|Farooq, Muhammed -|
|Walker, Todd -|
|Heintschel, Bryan -|
|Smith, Vincent -|
|Robinson, Cathy -|
|English, Trey -|
Submitted to: Journal of the American Mosquito Control Association
Publication Type: Peer Reviewed Journal
Publication Acceptance Date: November 19, 2010
Publication Date: December 28, 2010
Citation: Farooq, M., Walker, T.W., Heintschel, B.P., Hoffmann, W.C., Fritz, B.K., Smith, V.L., Robinson, C.A., English, T. 2010. Impact of electrostatic and conventional sprayers characteristics on dispersion of barrier spray. Journal of the American Mosquito Control Association. 26:422-429. Interpretive Summary: Mosquito control personnel commonly spray insecticides on foliage surrounding the area of interest to create a protective barrier, which limits insect movement through the sprayed area, in order to limit the movement of mosquitoes and other biting insects into areas of human activity such as parks and ball fields. Studies were conducted to investigate the deposition characteristics of barrier sprays from electrostatic and conventional sprayers through measurement of penetration into and deposition onto natural vegetation. Sprayers producing larger droplets yielded significantly higher deposition on vegetation in barrier applications than the sprayers producing smaller droplets. The analysis shows that two sprayers were not suitable for barrier sprays on vegetation, two were suitable for 1-3 m wide barriers, and one was suitable for barriers wider than 3 m. Results of this study will help applicators select appropriate vector control equipment for making more effective spray applications.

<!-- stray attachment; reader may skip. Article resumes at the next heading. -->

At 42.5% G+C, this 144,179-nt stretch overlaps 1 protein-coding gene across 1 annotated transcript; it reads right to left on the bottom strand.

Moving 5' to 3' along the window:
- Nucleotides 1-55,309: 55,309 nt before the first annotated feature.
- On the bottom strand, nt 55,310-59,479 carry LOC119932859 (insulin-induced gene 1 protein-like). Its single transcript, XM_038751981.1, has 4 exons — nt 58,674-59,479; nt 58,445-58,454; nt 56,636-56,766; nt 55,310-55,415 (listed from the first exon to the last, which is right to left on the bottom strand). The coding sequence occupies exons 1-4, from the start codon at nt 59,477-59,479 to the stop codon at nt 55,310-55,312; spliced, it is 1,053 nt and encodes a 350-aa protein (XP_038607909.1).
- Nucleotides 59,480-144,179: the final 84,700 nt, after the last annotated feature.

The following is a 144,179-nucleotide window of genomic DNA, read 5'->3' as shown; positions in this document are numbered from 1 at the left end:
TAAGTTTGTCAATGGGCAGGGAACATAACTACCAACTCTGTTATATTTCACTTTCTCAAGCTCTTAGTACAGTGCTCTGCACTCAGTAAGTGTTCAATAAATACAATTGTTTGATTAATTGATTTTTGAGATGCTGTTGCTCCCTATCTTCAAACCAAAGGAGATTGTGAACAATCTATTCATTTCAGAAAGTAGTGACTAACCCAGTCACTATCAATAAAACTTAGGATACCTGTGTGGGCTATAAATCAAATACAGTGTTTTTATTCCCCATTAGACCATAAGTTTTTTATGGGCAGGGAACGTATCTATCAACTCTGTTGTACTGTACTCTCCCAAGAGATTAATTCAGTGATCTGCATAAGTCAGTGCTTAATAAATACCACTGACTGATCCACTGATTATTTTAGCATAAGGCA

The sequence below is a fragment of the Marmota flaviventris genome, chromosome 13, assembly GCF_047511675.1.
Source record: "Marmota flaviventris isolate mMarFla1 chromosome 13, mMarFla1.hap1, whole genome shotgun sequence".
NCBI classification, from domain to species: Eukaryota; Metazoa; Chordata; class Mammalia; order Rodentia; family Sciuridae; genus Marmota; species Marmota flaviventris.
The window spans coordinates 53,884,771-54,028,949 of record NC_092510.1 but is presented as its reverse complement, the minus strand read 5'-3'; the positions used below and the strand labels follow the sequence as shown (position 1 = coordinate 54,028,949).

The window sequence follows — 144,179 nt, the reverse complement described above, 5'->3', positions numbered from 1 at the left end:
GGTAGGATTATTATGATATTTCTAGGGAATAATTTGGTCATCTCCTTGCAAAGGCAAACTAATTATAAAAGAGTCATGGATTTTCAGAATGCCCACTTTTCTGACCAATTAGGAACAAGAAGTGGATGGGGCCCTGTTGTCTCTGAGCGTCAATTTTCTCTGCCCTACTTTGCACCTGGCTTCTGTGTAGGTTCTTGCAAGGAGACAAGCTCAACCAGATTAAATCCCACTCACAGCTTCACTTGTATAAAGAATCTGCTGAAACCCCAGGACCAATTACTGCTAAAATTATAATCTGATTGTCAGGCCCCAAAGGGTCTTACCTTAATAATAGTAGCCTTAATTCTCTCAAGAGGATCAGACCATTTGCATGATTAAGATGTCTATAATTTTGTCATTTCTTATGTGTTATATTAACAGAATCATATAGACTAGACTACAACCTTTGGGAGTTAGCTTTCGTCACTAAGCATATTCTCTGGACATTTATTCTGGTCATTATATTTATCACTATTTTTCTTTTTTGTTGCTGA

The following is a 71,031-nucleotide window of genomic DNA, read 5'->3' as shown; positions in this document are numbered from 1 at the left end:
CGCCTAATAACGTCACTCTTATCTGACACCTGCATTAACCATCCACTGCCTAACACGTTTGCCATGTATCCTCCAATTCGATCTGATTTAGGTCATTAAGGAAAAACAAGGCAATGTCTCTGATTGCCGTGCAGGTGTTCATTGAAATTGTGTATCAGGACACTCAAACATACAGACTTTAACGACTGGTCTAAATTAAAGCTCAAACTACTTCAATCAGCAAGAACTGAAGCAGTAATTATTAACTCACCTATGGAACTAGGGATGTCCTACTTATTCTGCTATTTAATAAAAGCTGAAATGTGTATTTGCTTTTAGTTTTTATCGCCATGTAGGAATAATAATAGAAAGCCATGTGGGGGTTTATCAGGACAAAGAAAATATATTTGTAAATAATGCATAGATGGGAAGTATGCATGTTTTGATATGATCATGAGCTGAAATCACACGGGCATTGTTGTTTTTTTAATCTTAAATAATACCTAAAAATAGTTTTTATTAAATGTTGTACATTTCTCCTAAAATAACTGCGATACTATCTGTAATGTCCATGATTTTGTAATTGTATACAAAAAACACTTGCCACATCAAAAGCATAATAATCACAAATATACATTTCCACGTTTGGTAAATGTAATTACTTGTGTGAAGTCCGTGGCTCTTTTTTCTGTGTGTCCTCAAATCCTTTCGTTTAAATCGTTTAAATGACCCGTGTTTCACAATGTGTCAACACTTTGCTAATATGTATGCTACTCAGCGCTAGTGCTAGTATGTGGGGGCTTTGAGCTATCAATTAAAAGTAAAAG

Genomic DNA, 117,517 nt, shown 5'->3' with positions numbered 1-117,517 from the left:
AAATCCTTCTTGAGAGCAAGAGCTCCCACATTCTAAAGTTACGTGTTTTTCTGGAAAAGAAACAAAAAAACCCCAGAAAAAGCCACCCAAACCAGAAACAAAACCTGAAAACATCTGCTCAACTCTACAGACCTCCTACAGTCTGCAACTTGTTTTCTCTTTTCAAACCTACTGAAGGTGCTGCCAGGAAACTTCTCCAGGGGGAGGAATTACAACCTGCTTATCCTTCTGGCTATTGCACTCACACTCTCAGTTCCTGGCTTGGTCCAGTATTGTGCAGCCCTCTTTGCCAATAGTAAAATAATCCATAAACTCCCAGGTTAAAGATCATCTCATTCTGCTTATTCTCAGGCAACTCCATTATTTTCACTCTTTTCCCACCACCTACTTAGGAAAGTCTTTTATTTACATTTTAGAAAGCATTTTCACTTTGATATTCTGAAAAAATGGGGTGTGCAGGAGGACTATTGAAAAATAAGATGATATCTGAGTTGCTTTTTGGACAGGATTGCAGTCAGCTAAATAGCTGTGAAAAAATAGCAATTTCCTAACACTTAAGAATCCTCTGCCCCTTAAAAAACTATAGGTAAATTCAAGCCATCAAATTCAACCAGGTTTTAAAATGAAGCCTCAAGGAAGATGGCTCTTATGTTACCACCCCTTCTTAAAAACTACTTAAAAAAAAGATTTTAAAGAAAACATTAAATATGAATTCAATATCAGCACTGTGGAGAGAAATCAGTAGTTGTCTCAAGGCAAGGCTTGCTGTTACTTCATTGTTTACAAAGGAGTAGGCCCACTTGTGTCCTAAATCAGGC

Technical Abstract: A study was conducted to analyze the performance of three electrostatic (Electrolon BP-2.5TM, Spectrum Electrostatic 4010, and Spectrum Electrostatic head on a Stihl 420) and two conventional (Buffalo Turbine CSM2 and Stihl 420) sprayers for barrier sprays to suppress an adult mosquito population in an enclosed area. Sprayer characteristics such as charge-mass ratio, air velocity, flow rate, and droplet spectra were measured while spraying water. Dispersion of the spray cloud from these sprayers was determined using coverage on water-sensitive cards at various heights (0.5 m, 1.0 m, 1.5 m, 2.0 m, 2.5 m, and 3.0 m) and depths (1 m, 3 m, and 5 m) into the under-forest vegetation while spraying bifenthrin at the rate of 21.8 ml/300 m of treated row. The charge-mass ratio data show that Electrostatic head on a Stihl 420 did not impart enough charge to the droplets to be considered as an electrostatic sprayer. In general, the charged spray cloud moved down toward the ground. The Electrolon BP 2.5 had significantly lower spray coverage on cards, indicating lack of spray dispersion. This sprayer had the lowest air velocity and did not have the air capacity needed to deliver droplets close to the target for electrostatic force to affect deposition. The analysis shows that these two sprayers are not a suitable choice for barrier sprays on vegetation. The results indicate that the Buffalo Turbine is suitable for barriers wider than 3 m, and the Spectrum 4010 and Stihl 420 are suitable for 1-3 m wide barriers.